ninth symphony films - movie reviews


DIRECTOR  -  michael rymer

RATED  -  r

GENRE  -  horror

LENGTH  -  101 minutes

RELEASED  -  22 february 2002

DISTRIBUTOR  -  warner bros.

OFFICIAL SITE  -  queen of the damned

ESTIMATED BUDGET  -  $35,000,000
queen of the damned - a shot from the film


buy the dvd from queen of the damned at

buy the dvd from queen of the damned at

the vampire lestat becomes a rock star whose music wakes up the queen of all vampires.

the concert scenes are set in death valley, california, but were actually filmed in werribee, australia.


picture from queen of the damned

picture from queen of the damned

picture from queen of the damned


two out of four possible stars

In a word, camp. Campy camp camp camp. Tthis film reeks of the kind of horror you don't know whether to laugh at or with. But, in a strange twist of what should be considered a laughable time at the movies, the camp in this film works, as long as you don't make anything serious out of a few horrid accents and some over-eager costuming. Of course, "The Queen of the Damned," Aaliyah's character in the film, is an ancient Egyptian queen. So perhaps the over-the-top bodice pieces and multitudes of jewels can be forgiven. And it must be said that every actor in this film plays their storylines so emotionally and melodramatically that it almost matches the fervor with which the costume designer dressed each of these individuals.

Not a thing has been held back in this film and the whole package, taken together, is really quite entertaining. One doesn't have to be a rabid fan of the vampire genre, or even the horror genre in general, to enjoy this film. But it's a certainty that unless you are a so-called rabid fan of these types of movies, it's a film worth experiencing only once. But only once in the theater. This film has big-screen written all over it. The lavish sets and beautiful, pore-less actors in this film have visages that just beg to be displayed on a twenty-foot screen. And speaking of pore-less, it would be fair to say that the make-up budget of this film probably exceeded the salaries of any of the main actors.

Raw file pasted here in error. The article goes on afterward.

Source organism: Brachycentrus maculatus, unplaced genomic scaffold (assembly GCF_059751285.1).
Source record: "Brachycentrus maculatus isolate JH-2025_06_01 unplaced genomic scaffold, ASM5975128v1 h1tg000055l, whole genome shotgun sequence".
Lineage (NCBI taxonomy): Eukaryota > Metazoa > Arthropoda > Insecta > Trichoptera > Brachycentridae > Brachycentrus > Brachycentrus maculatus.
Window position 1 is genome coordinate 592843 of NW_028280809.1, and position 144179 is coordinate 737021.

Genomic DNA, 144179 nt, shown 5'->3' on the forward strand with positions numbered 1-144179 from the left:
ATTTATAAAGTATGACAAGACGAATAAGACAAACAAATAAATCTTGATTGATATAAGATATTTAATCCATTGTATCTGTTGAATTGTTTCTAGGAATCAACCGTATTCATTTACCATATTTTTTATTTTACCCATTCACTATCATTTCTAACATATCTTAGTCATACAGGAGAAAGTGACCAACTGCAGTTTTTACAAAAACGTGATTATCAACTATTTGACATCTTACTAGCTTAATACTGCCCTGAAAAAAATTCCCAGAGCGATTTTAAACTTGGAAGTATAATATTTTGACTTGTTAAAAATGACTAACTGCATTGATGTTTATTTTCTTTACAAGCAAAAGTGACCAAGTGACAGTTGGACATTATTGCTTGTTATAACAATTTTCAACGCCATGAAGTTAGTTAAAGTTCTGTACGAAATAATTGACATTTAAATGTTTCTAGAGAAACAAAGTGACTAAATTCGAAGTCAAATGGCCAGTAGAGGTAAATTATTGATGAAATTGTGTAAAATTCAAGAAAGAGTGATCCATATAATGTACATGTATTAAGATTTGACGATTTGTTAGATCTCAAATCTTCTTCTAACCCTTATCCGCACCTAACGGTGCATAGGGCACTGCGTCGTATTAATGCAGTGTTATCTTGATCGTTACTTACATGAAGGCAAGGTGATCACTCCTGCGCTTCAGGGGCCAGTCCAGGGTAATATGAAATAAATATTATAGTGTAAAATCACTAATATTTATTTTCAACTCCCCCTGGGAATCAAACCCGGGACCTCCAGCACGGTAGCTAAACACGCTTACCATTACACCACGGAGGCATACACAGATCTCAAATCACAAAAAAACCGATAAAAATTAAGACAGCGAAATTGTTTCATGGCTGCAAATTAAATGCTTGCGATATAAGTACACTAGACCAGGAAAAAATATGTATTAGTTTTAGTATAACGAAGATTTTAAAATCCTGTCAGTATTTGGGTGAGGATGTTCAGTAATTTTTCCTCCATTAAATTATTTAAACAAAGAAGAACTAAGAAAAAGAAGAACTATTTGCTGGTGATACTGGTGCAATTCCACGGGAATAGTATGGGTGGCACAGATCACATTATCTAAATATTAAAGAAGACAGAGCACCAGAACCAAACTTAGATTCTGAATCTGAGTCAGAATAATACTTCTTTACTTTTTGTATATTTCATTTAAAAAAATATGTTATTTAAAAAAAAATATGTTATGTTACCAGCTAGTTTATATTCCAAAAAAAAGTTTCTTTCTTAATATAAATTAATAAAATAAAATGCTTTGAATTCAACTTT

Of course, it was probably a requirement that any blemishes or flaws in the vampires' bodies be covered up with make-up. And boy was there a lot of flesh shown in this film. One of the mildly laughable parts of this film was the way the actor who played "Lestat," Stuart Townsend, was minus a shirt for about three-quarters of the film. And as this mimicked Aaliyah's barely clad performance in most of the film, the words (or initials, rather) MTV invariably come to mind. In dress, cinematography, and acting, this film resembles more a music video made for that channel than it does a straight horror film. It is probable that the people responsible for the money on this picture knew their audience would be filled with that young, hip demographic and tailored the picture to suit it.